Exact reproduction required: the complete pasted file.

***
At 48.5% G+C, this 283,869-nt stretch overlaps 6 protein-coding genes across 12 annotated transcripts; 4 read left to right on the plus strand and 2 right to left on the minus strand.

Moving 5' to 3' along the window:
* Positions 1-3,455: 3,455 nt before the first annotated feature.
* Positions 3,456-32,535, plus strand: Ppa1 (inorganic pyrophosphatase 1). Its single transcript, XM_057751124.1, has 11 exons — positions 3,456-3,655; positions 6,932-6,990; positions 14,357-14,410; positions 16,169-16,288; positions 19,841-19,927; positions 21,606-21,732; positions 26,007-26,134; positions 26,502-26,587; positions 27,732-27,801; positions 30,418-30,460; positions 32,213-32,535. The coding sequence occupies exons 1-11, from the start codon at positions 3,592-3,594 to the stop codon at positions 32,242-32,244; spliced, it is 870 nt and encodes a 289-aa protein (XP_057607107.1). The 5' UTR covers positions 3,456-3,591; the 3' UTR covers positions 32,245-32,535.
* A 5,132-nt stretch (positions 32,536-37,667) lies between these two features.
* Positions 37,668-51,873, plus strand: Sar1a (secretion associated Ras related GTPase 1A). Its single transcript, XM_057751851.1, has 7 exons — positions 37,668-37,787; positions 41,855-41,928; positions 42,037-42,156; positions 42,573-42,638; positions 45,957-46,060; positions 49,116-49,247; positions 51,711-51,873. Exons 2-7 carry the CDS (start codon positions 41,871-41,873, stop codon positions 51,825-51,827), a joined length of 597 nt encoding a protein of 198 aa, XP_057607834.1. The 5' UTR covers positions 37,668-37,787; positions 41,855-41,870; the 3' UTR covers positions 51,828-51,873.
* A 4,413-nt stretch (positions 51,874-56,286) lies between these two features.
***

At 48.5% G+C, this 283,869-nt stretch overlaps 6 protein-coding genes across 12 annotated transcripts; 4 read left to right on the plus strand and 2 right to left on the minus strand.

Moving 5' to 3' along the window:
* Positions 1-3,455: 3,455 nt before the first annotated feature.
* Positions 3,456-32,535, plus strand: Ppa1 (inorganic pyrophosphatase 1). Its single transcript, XM_057751124.1, has 11 exons — positions 3,456-3,655; positions 6,932-6,990; positions 14,357-14,410; positions 16,169-16,288; positions 19,841-19,927; positions 21,606-21,732; positions 26,007-26,134; positions 26,502-26,587; positions 27,732-27,801; positions 30,418-30,460; positions 32,213-32,535. The coding sequence occupies exons 1-11, from the start codon at positions 3,592-3,594 to the stop codon at positions 32,242-32,244; spliced, it is 870 nt and encodes a 289-aa protein (XP_057607107.1). The 5' UTR covers positions 3,456-3,591; the 3' UTR covers positions 32,245-32,535.
* A 5,132-nt stretch (positions 32,536-37,667) lies between these two features.
* Positions 37,668-51,873, plus strand: Sar1a (secretion associated Ras related GTPase 1A). Its single transcript, XM_057751851.1, has 7 exons — positions 37,668-37,787; positions 41,855-41,928; positions 42,037-42,156; positions 42,573-42,638; positions 45,957-46,060; positions 49,116-49,247; positions 51,711-51,873. Exons 2-7 carry the CDS (start codon positions 41,871-41,873, stop codon positions 51,825-51,827), a joined length of 597 nt encoding a protein of 198 aa, XP_057607834.1. The 5' UTR covers positions 37,668-37,787; positions 41,855-41,870; the 3' UTR covers positions 51,828-51,873.
* A 4,413-nt stretch (positions 51,874-56,286) lies between these two features.